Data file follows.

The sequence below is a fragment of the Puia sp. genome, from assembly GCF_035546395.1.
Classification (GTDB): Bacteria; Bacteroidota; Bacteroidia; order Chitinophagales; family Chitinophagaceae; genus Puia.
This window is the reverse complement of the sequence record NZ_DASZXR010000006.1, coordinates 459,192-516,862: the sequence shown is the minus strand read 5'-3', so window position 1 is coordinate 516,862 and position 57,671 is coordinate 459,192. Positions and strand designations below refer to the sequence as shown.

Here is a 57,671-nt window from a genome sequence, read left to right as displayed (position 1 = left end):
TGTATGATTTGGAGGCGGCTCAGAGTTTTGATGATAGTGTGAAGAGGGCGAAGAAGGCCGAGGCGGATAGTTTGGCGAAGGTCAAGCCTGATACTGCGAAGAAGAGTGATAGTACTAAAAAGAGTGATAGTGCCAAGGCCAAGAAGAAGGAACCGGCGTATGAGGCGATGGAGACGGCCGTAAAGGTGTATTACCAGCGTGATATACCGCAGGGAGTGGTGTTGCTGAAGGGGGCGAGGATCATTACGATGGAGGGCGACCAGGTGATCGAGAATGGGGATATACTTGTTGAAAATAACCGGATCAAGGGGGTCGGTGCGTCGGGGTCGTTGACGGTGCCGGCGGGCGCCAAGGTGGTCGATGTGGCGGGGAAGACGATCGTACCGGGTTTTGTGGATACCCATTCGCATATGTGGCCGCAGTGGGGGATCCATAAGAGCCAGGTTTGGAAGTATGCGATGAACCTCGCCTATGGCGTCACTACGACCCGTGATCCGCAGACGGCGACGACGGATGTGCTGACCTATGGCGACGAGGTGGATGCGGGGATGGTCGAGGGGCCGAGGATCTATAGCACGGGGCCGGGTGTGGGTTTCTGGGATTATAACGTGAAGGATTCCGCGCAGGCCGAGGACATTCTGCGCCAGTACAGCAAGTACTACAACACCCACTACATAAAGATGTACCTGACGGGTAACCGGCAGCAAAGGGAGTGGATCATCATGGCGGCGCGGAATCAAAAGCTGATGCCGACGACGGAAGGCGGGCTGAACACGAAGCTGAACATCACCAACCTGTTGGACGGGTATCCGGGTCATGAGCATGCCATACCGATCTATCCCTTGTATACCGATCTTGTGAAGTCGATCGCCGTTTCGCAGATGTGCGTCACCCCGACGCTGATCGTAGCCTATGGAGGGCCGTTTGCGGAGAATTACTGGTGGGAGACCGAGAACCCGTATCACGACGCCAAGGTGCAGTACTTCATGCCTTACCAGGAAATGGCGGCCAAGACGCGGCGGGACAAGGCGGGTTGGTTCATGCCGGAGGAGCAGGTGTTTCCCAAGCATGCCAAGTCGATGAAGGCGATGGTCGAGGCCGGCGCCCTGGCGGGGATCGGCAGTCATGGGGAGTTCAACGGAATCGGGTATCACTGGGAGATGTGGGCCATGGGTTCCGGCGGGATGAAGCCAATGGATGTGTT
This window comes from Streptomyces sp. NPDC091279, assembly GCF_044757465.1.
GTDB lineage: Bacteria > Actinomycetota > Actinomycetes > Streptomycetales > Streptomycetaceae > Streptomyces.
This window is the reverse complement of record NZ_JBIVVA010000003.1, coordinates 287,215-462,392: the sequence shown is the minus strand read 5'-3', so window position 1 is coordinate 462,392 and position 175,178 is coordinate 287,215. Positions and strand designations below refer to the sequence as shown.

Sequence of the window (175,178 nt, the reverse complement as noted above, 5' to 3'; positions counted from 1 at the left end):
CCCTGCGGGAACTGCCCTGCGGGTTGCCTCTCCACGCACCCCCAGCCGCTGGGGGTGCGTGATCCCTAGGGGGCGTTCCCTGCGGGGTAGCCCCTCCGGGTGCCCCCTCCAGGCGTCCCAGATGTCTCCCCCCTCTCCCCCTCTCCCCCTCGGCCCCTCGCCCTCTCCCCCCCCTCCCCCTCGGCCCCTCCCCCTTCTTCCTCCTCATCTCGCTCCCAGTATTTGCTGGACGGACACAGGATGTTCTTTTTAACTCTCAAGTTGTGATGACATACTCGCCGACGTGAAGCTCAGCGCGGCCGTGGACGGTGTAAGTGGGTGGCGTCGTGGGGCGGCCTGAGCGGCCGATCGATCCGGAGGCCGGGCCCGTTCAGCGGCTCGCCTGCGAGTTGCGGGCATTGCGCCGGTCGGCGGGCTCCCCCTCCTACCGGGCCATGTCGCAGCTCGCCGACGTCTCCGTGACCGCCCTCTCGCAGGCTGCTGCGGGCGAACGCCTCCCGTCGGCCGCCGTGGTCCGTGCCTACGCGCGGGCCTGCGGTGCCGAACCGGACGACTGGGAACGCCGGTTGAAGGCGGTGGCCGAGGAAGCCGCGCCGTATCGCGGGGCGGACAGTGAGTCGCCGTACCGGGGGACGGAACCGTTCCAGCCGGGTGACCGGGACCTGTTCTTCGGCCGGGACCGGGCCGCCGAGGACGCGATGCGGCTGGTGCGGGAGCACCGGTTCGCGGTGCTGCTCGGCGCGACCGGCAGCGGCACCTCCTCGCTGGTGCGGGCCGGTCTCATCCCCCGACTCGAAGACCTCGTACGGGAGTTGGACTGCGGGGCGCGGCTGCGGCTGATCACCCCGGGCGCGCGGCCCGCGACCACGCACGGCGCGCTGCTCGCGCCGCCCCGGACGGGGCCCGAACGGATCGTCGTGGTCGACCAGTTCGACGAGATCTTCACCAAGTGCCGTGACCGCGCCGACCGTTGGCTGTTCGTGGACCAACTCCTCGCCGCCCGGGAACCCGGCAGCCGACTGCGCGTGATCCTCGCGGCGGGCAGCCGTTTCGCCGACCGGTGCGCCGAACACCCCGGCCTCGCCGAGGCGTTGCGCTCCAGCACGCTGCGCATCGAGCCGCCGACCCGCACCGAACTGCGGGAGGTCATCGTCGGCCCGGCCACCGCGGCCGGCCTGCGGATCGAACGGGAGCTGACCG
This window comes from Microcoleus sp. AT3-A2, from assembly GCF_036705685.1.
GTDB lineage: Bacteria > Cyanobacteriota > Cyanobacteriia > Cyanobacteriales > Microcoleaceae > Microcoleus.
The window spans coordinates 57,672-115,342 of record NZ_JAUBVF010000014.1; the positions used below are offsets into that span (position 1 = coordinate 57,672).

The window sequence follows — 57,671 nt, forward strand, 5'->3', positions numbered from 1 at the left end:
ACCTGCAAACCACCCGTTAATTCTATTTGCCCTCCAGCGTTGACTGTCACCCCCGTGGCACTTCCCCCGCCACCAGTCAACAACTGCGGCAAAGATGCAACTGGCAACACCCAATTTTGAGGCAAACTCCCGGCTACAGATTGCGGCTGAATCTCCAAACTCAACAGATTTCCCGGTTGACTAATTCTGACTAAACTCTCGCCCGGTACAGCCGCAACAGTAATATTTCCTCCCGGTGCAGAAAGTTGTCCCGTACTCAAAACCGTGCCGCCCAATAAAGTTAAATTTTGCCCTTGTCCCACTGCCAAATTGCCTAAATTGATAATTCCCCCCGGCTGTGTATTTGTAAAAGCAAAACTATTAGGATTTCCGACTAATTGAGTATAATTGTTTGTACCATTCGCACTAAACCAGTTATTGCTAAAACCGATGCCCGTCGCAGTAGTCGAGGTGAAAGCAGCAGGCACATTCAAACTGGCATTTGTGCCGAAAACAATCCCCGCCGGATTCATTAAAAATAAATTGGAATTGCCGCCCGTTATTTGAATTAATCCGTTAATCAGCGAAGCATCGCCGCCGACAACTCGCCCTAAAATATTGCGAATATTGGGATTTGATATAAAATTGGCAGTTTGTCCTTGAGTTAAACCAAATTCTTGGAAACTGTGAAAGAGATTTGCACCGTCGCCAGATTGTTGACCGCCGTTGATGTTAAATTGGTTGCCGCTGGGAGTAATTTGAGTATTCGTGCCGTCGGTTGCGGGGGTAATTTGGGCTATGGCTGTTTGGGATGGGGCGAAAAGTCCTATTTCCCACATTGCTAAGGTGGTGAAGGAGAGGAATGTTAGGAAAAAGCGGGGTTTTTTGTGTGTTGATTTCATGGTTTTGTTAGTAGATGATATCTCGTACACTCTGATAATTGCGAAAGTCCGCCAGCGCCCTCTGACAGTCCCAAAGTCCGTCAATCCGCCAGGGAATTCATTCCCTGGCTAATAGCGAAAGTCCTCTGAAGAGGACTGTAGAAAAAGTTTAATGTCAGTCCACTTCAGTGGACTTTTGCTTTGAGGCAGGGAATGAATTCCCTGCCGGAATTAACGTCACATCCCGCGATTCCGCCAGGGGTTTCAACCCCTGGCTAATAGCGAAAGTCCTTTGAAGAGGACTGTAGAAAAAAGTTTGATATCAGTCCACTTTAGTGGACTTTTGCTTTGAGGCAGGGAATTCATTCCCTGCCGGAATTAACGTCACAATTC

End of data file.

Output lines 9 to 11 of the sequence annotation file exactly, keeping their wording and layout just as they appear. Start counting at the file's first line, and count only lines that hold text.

Sequence of the window (175,178 nt, the reverse complement as noted above, 5' to 3'; positions counted from 1 at the left end):
CCCTGCGGGAACTGCCCTGCGGGTTGCCTCTCCACGCACCCCCAGCCGCTGGGGGTGCGTGATCCCTAGGGGGCGTTCCCTGCGGGGTAGCCCCTCCGGGTGCCCCCTCCAGGCGTCCCAGATGTCTCCCCCCTCTCCCCCTCTCCCCCTCGGCCCCTCGCCCTCTCCCCCCCCTCCCCCTCGGCCCCTCCCCCTTCTTCCTCCTCATCTCGCTCCCAGTATTTGCTGGACGGACACAGGATGTTCTTTTTAACTCTCAAGTTGTGATGACATACTCGCCGACGTGAAGCTCAGCGCGGCCGTGGACGGTGTAAGTGGGTGGCGTCGTGGGGCGGCCTGAGCGGCCGATCGATCCGGAGGCCGGGCCCGTTCAGCGGCTCGCCTGCGAGTTGCGGGCATTGCGCCGGTCGGCGGGCTCCCCCTCCTACCGGGCCATGTCGCAGCTCGCCGACGTCTCCGTGACCGCCCTCTCGCAGGCTGCTGCGGGCGAACGCCTCCCGTCGGCCGCCGTGGTCCGTGCCTACGCGCGGGCCTGCGGTGCCGAACCGGACGACTGGGAACGCCGGTTGAAGGCGGTGGCCGAGGAAGCCGCGCCGTATCGCGGGGCGGACAGTGAGTCGCCGTACCGGGGGACGGAACCGTTCCAGCCGGGTGACCGGGACCTGTTCTTCGGCCGGGACCGGGCCGCCGAGGACGCGATGCGGCTGGTGCGGGAGCACCGGTTCGCGGTGCTGCTCGGCGCGACCGGCAGCGGCACCTCCTCGCTGGTGCGGGCCGGTCTCATCCCCCGACTCGAAGACCTCGTACGGGAGTTGGACTGCGGGGCGCGGCTGCGGCTGATCACCCCGGGCGCGCGGCCCGCGACCACGCACGGCGCGCTGCTCGCGCCGCCCCGGACGGGGCCCGAACGGATCGTCGTGGTCGACCAGTTCGACGAGATCTTCACCAAGTGCCGTGACCGCGCCGACCGTTGGCTGTTCGTGGACCAACTCCTCGCCGCCCGGGAACCCGGCAGCCGACTGCGCGTGATCCTCGCGGCGGGCAGCCGTTTCGCCGACCGGTGCGCCGAACACCCCGGCCTCGCCGAGGCGTTGCGCTCCAGCACGCTGCGCATCGAGCCGCCGACCCGCACCGAACTGCGGGAGGTCATCGTCGGCCCGGCCACCGCGGCCGGCCTGCGGATCGAACGGGAGCTGACCG
This window comes from Microcoleus sp. AT3-A2, from assembly GCF_036705685.1.